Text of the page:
Ferrari triumphs at Le Mans after epic duel with Toyota!

© XPB 

Ferrari emerged victorious on Sunday from its epic duel with Toyota in the centenary edition of the Le Mans 24 Hours, the Italian manufacturer etching its name in the annals of the endurance classic 58 years after its last triumph in the Sarthe.

Sharing Ferrari-AF Corse’s #50 entry, Alessandro Pier Guidi, James Calado and Antonio Giovinazzi drove a consistent but fiercely competitive race against their Toyota counterparts, the trio returning the House of Maranello to endurance racing glory for the first time since Jochen Rindt and Masten Gregory’s win at Le Mans in 1965.

Pier Guidi crossed the finish line with a lead of one minute and 21 seconds over the #8 Toyota GR010 HYBRID driven by Sebastien Buemi, Brendon Hartley, and Ryo Hirakawa.

Securing the final position on the overall podium was the #2 Cadillac V-Series.R, driven by Alex Lynn, Earl Bamber, and Richard Westbrook, finishing a lap behind the victorious Ferrari.

Antonio Fuoco, Miguel Molina and Nicklas Nielsen finished fifth in the #50 Ferrari, delayed during the night by repairs that knocked the crew out of contention for the podium, despite an excellent performance that saw them climb several places back up the standings.

Ferrari’s triumph at Le Mans in its first year in the WEC’s top-class endurance racing, and with a relatively inexperienced line-up of drivers, is a momentous achievement for the Italian manufacturer and its long-standing partner AF Corse, and an exploit that will be remembered for generations to come.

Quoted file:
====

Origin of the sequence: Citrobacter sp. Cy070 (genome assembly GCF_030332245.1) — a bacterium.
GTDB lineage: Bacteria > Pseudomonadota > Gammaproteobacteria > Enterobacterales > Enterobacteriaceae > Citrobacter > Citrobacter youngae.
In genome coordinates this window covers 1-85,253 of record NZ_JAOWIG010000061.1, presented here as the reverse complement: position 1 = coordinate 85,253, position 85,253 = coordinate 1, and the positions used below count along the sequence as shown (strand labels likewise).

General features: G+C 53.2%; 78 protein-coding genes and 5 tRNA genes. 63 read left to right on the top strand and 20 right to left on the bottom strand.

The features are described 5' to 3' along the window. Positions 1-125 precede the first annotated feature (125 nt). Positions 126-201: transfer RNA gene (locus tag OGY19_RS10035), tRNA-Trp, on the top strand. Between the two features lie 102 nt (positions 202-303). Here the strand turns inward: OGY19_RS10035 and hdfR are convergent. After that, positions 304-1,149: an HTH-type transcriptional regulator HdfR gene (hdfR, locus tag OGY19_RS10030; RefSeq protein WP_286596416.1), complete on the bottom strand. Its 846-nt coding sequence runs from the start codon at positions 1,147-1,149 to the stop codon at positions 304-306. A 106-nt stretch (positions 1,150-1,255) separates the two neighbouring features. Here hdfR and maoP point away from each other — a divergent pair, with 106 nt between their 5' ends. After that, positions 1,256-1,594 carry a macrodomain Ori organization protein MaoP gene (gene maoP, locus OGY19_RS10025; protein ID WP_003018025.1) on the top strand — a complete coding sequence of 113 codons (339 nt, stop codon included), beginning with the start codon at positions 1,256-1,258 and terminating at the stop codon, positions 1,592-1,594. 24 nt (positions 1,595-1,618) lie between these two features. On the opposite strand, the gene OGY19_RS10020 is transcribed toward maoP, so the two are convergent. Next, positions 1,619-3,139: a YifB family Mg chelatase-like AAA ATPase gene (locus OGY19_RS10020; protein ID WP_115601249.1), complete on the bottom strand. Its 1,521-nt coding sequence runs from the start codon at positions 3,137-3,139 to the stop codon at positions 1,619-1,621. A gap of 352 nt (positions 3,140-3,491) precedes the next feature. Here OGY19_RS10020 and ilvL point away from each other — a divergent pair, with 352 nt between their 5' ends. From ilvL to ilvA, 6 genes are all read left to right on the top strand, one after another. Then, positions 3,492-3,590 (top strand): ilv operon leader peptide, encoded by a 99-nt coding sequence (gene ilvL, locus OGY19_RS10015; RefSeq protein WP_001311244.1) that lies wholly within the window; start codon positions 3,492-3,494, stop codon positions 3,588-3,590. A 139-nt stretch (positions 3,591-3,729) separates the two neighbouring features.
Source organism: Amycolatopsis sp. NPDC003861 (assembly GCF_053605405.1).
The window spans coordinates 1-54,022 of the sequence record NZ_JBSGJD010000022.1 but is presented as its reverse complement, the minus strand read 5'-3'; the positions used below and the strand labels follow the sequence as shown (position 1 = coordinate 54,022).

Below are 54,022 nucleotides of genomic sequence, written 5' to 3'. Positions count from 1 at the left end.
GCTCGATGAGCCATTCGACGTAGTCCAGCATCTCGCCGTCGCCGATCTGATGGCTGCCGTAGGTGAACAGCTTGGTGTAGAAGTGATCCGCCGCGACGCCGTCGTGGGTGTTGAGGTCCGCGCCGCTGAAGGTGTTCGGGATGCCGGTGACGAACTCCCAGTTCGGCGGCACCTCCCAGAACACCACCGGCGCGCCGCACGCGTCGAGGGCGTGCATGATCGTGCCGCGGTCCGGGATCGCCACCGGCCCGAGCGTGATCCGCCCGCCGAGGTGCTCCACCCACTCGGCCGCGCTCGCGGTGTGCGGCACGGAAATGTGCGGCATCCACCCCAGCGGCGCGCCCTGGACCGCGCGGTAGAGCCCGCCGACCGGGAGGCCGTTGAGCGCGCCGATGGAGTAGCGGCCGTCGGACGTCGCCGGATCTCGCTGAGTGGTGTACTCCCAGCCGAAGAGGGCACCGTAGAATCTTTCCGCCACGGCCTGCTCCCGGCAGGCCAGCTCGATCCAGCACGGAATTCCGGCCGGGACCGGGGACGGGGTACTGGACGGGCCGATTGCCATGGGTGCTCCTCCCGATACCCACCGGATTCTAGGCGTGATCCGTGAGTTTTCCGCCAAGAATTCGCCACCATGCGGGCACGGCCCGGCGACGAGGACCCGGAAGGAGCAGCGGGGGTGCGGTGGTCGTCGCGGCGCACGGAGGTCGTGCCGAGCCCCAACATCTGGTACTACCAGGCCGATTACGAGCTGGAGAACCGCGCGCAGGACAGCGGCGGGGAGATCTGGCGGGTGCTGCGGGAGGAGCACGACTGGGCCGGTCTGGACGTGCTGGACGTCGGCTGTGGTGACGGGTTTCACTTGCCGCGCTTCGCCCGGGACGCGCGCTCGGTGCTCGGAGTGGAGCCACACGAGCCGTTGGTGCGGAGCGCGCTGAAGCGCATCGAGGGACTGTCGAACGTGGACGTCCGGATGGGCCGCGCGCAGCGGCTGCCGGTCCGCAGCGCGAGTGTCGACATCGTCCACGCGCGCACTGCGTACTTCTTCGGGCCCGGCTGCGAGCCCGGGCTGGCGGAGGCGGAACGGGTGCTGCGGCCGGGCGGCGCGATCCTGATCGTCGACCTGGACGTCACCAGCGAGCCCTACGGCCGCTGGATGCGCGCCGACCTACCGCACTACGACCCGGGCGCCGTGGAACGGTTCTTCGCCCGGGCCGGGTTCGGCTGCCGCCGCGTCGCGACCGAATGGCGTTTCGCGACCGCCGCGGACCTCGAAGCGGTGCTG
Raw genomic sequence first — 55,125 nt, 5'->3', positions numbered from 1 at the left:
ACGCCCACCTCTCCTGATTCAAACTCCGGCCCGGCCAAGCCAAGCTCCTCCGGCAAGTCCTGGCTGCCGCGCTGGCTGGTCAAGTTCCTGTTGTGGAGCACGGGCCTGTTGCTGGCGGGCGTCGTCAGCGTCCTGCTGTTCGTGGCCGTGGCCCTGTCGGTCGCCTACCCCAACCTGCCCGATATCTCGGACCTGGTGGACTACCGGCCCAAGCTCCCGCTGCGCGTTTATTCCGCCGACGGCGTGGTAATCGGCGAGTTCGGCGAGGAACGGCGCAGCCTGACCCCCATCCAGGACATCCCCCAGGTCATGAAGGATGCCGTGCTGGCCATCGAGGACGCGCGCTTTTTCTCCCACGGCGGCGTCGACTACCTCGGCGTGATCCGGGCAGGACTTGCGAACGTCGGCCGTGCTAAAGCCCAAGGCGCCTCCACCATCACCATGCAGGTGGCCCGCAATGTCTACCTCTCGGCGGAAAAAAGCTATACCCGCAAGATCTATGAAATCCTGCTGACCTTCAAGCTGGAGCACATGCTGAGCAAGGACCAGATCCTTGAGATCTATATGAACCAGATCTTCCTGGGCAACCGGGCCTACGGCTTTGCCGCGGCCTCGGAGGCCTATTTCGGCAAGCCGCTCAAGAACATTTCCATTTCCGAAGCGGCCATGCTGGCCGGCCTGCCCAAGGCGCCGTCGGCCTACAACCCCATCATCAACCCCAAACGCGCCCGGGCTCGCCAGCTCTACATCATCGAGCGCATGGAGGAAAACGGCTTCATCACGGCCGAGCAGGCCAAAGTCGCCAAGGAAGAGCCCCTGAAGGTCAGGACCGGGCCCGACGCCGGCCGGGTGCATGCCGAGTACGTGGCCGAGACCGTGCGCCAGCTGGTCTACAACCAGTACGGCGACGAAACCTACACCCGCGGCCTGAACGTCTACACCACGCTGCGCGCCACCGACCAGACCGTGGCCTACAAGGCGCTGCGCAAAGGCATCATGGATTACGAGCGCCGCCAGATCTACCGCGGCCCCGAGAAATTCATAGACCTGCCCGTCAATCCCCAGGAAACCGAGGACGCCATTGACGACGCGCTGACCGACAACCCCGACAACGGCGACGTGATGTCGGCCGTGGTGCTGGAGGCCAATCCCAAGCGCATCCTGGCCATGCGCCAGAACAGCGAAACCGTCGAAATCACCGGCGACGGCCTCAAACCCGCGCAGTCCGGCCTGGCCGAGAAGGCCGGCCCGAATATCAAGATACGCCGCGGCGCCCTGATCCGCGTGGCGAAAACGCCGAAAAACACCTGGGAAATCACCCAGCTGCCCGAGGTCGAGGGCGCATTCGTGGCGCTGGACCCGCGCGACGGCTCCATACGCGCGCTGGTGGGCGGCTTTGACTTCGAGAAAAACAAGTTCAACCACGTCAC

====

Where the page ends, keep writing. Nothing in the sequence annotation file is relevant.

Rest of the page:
The shootout between Ferrari and Toyota eventually came to life after the event’s incident-packed first 12 hours that was marked by numerous accidents, adverse weather and multiple neutralisations.


The two manufacturers’ respective #51 and #8 entries were left to battle it out to the checkered flag, with the Ferrari 499P showing slightly superior speed against its Japanese opponent.

However, a pivotal moment occurred during the penultimate hour when Hirakawa suffered a braking error at Arnage and collided with the barriers.

Despite the damage to the #8 car, Hirakawa managed to navigate his way back to the pits where the Toyota crews swiftly turned the car around without losing a lap.

In the closing stages, there was a momentary concern for the #51 car as Pier Guidi had to perform another power cycle with only 23 minutes remaining. However, his significant lead over the Toyota allowed him to regain the track with a comfortable advantage, ultimately securing a historic victory for Ferrari.

Unfortunately, Porsche’s hopes for success at Le Mans were squashed after all three of its factory cars dropped out of contention  before midday on Sunday.

The LMP2 class was won by the Polish Inter Europol Competition squad with the #34 ORECA shared by Jakub Smiechowski, Albert Costa and Fabio Scherer, while Corvette Racing secured its final win at the Circuit de la Sarthe in the GTE class with Nicky Catsburg, Nico Varrone and Ben Keating.

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